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How the Mary Seacole course has influenced me as a leader

Lou Adams reflects on how her leadership style was challenged by the training programme 

Lou Adams reflects on how her leadership style was challenged by the training programme 


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I recently completed the NHS Leadership Academy Mary Seacole course, recommended to me by a consultant surgeon. I went into this six-month programme believing it to be a ‘tick-box’ exercise to evidence some leadership learning.

However, it has given me the opportunity to critically reflect on my own leadership styles and theoretically understand the role of the leader, which I have applied to improving the patient experience.

The programme challenged my leadership style.

Outstanding leadership is fundamental to our NHS organisations. Improvement in services has been noted in research because increasingly clinicians play an important part in shaping our healthcare.

This highlighted the importance of training excellent clinical leaders who have a line of sight to the patient to be able to make future decisions that determine the quality and efficiency of care. This is the basis of the NHS Leadership Academy programmes. Hartley and Bennington (2010) look at three perspectives of leadership: personal qualities, leadership positions and the social process.

'Outstanding leadership is fundamental to our NHS organisations'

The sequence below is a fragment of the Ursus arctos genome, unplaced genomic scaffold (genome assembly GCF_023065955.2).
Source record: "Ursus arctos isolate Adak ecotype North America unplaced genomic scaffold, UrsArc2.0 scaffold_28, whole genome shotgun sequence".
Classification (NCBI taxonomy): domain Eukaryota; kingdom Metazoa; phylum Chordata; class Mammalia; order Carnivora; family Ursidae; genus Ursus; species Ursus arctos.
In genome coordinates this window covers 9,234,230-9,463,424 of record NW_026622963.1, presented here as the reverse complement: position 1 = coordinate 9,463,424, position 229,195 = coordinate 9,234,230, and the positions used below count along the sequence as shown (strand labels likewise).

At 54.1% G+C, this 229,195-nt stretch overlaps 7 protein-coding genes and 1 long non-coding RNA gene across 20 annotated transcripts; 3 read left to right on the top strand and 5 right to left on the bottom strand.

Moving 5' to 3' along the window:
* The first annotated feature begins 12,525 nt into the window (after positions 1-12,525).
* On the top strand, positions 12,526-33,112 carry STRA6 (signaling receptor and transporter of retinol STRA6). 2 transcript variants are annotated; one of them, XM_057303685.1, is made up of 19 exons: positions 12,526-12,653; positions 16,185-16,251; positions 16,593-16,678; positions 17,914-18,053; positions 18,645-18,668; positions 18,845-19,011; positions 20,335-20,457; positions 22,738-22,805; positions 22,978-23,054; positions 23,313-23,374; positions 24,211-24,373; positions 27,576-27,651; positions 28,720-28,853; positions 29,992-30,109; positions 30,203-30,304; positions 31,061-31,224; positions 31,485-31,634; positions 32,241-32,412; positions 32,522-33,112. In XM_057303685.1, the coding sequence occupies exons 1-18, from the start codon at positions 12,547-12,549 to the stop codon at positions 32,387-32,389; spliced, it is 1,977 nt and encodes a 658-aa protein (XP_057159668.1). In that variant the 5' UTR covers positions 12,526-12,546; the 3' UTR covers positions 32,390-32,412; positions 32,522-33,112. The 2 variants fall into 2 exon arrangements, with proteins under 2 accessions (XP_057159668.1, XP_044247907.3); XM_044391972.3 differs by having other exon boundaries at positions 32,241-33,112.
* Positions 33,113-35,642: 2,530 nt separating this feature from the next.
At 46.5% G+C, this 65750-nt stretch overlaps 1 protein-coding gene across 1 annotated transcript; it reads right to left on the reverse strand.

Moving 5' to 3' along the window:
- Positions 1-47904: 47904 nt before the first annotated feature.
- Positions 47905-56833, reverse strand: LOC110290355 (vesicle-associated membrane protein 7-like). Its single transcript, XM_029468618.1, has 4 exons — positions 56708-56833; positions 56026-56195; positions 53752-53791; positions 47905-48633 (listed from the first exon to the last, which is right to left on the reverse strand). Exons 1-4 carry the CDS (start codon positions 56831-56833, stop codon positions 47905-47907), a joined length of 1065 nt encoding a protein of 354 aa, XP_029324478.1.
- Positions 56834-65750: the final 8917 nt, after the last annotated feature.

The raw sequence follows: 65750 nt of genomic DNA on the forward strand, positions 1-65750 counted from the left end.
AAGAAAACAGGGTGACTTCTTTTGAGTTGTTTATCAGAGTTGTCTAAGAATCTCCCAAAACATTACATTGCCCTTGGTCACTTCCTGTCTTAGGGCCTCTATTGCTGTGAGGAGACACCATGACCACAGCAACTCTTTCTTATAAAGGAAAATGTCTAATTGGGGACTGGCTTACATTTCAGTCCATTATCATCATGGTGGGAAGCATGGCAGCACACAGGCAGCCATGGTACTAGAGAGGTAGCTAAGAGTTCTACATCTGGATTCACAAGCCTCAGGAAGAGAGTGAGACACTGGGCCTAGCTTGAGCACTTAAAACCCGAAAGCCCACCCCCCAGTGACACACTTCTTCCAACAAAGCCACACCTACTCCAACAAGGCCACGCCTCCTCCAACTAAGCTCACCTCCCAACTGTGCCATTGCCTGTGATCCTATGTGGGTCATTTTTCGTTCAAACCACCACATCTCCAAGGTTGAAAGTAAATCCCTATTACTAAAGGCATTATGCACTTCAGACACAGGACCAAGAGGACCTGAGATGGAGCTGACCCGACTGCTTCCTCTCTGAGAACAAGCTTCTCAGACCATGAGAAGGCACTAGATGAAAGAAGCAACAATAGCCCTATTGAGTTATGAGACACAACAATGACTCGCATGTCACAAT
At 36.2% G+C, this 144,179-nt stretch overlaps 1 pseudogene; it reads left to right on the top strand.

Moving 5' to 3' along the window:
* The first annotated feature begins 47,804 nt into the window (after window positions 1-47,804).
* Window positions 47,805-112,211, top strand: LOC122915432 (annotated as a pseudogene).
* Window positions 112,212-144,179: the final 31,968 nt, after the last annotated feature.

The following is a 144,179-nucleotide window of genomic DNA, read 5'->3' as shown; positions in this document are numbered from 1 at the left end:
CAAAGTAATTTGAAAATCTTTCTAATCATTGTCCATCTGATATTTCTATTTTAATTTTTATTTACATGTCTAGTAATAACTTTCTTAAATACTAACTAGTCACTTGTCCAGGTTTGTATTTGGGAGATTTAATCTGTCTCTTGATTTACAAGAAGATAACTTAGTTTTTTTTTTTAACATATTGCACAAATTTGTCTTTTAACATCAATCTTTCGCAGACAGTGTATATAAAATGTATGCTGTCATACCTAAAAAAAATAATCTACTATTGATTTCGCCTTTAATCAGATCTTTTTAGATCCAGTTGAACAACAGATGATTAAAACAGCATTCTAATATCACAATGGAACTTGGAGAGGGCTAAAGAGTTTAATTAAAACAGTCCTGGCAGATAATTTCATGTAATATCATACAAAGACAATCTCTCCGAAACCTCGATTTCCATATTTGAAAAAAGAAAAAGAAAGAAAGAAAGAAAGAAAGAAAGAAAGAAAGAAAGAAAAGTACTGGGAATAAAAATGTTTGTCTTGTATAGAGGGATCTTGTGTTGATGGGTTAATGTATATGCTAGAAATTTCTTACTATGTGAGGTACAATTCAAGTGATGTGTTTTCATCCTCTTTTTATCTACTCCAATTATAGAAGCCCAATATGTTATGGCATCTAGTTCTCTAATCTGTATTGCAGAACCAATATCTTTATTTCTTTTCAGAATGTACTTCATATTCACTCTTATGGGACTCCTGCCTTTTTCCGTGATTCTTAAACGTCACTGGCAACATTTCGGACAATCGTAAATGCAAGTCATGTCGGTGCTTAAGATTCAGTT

The social process suggests effective leaders need to engage with all staff to achieve leadership goals.

To deliver this, I had to critically examine my own understanding of management and leadership. As a nurse leading the emergency department, both are pertinent to achieving innovation and sustaining processes that achieve desired outcomes.

When I reflect on what is important, the bottom line is excellent patient-centred care.

I read the Francis Report (2010) as well as reading many patient stories that had horrific or life-changing outcomes so I could understand what it is like being a patient in a hospital.

Often, we fail to stop and reflect on the patients’ experience as we are so concerned about processes, ambulance targets and the staff’s experience.

So many of the stories that I read were examples of multiple systemic failures to which some led to unnecessary patient deaths.

The endless accounts from the Francis Report (2010) made me recognise that although Mid-Staffordshire was investigated, we have all witnessed poor practice that becomes the norm.

As a leader it is about making a cultural change for the entire team, keeping patient-centred care at the forefront and making sure unacceptable standards don’t become acceptable.

I now feel it is not just about leading the nursing team but being aware of all workers who are involved in contributing to the larger vision of our organisation.

Keeping a shared purpose

This course enabled me to reflect on my own leadership style and to consciously change the way I lead the ED; leading by example, so simple yet so effective. It is a great way to learn new leadership approaches alongside many other professionals within the larger NHS environment.

When I started, my approach to leadership was reactive, I lacked confidence and wasn’t aware of what I was achieving or what my vision was. I have consolidated my learning and my challenge remains to keep a shared purpose, while driving forward our service, engaging my team, holding them to account with the added expectation of them upholding an excellent patient-centred service.

Leadership can appear overwhelming but keeping the Healthcare Leadership Model (Hartley and Benington 2010) in mind and continually reflecting will help me to not stagnate but keep driving forward.

References


About the author

Lou Adams is senior paediatric emergency sister at Western Sussex Foundation Hospital Trust, St Richards Hospital in Chichester, West Sussex.

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